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Information for families

My child is on bail


What is bail?

Bail is an agreement to appear in court on a set day. It is your child's right to apply for bail when charged with an offence. Bail applies only if your child has been charged and does not apply to your child if they have been issued with a court attendance notice (CAN).


There are two types of bail...

  1. Unconditional
    Your child must appear at court on a set day.

  2. Conditional
    Your child is released with conditions which might include:

    • reporting to police

    • times when your child must be at home

    • an acceptable person vouching for the child

    • requiring a surety or an amount of cash be lodged, which may be forfeited if they do not appear at court on the set day.

If your child does not abide by the conditions of bail the police can place them in custody.
On occasions the court may direct your child to accept supervision of Juvenile Justice while on bail.

If this occurs it is important that you and your child make prompt contact with your juvenile justice officer.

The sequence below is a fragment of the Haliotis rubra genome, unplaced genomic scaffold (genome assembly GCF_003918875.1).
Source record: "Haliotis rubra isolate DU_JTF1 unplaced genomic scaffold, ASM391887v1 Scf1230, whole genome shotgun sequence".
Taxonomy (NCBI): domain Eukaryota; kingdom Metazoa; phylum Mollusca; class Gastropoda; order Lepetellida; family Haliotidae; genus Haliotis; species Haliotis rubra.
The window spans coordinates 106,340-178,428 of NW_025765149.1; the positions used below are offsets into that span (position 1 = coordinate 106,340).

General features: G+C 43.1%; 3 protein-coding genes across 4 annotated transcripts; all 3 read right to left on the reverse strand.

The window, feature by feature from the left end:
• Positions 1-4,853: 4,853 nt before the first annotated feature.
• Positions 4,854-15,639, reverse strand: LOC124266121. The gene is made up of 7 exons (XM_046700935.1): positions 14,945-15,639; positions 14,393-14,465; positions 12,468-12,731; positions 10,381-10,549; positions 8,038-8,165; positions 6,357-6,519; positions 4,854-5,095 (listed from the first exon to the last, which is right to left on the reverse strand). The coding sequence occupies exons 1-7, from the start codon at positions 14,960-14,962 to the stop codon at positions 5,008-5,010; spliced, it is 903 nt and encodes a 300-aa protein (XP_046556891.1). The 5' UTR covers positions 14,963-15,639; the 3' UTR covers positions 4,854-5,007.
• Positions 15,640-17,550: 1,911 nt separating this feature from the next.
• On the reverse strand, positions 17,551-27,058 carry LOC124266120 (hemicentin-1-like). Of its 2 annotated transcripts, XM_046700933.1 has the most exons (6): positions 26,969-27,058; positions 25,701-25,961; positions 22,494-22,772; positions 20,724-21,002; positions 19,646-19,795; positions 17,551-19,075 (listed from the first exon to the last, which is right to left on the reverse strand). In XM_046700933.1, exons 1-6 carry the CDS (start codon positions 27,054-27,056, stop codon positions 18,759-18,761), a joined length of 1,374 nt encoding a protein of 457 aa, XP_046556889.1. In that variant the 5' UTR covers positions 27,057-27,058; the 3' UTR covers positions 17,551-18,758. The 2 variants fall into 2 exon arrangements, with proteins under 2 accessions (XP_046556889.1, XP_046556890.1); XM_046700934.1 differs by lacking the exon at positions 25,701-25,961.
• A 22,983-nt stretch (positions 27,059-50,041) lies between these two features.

Police Bail...

When your child is charged the senior police officer on duty will decide whether or not bail will be granted. A number of issues are considered including the seriousness of the offence, community ties and likelihood of attendance at court.


Court Bail...

If your child has been refused bail by the police, the court may grant bail, allowing them back into the community.


If bail is granted...

  • Your child will be released on the condition that they attend court on a set day.

If your child is not able to return home when bail is granted a juvenile justice officer will help find a suitable place to stay.


If bail is refused...

  • Your child will be kept in custody until their court appearance. Juveniles who are refused bail can only reapply for bail if they were not legally represented when the previous application was dealt with or if new facts or circumstances have arisen since the previous application. Juvenile Justice may assist with the presentation to the court of these new facts or circumstances should they arise.

Children under 18 are not usually kept in police cells - they are generally placed in a juvenile justice centre to await the sitting of the court.


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